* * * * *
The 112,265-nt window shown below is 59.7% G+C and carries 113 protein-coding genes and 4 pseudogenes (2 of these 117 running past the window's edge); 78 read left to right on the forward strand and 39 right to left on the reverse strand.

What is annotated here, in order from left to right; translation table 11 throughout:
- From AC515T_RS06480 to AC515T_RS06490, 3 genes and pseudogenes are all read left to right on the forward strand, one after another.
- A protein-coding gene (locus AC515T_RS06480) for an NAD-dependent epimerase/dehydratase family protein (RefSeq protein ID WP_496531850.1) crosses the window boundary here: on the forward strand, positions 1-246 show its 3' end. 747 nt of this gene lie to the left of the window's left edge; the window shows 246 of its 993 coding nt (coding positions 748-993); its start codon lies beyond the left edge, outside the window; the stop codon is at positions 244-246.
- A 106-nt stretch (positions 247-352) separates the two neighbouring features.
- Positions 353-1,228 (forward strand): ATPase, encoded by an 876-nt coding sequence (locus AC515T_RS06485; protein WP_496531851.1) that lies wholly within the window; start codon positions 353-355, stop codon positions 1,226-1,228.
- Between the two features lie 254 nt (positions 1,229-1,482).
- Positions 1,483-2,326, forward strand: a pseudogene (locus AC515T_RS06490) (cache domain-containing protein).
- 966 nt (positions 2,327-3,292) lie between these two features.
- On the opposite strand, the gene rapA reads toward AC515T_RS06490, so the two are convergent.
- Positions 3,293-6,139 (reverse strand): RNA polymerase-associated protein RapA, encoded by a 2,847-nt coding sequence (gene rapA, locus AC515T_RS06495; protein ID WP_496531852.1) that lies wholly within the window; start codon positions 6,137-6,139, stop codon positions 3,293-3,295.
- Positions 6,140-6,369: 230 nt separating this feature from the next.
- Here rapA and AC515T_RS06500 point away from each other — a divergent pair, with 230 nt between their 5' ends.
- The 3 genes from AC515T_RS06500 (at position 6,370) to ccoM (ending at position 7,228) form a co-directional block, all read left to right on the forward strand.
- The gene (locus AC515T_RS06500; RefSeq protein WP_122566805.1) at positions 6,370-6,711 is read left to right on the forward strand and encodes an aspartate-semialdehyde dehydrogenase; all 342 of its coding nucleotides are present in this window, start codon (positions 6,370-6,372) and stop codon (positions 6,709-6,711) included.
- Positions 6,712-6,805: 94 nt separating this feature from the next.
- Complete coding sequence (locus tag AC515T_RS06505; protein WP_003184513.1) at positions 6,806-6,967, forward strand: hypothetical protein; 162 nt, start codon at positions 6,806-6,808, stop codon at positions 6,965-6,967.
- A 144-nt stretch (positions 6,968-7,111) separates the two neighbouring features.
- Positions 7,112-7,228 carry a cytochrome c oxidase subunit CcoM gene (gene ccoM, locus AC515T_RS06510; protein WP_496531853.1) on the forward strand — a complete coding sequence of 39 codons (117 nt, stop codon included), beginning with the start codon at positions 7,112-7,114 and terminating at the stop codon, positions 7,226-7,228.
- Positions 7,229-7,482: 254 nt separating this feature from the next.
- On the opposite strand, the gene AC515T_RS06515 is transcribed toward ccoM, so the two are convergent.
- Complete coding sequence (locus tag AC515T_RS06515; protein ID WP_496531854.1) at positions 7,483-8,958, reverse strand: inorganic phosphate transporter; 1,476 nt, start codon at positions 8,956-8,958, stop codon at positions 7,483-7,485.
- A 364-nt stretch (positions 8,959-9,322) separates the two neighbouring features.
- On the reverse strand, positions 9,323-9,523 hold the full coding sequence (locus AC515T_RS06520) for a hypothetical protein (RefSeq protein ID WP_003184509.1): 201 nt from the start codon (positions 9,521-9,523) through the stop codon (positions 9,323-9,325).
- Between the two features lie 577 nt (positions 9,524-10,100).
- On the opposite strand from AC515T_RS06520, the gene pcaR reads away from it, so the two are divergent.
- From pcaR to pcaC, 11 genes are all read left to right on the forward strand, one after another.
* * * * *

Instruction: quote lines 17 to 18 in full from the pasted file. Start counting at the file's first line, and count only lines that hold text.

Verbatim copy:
- Complete coding sequence (locus tag AC515T_RS06505; protein WP_003184513.1) at positions 6,806-6,967, forward strand: hypothetical protein; 162 nt, start codon at positions 6,806-6,808, stop codon at positions 6,965-6,967.
- A 144-nt stretch (positions 6,968-7,111) separates the two neighbouring features.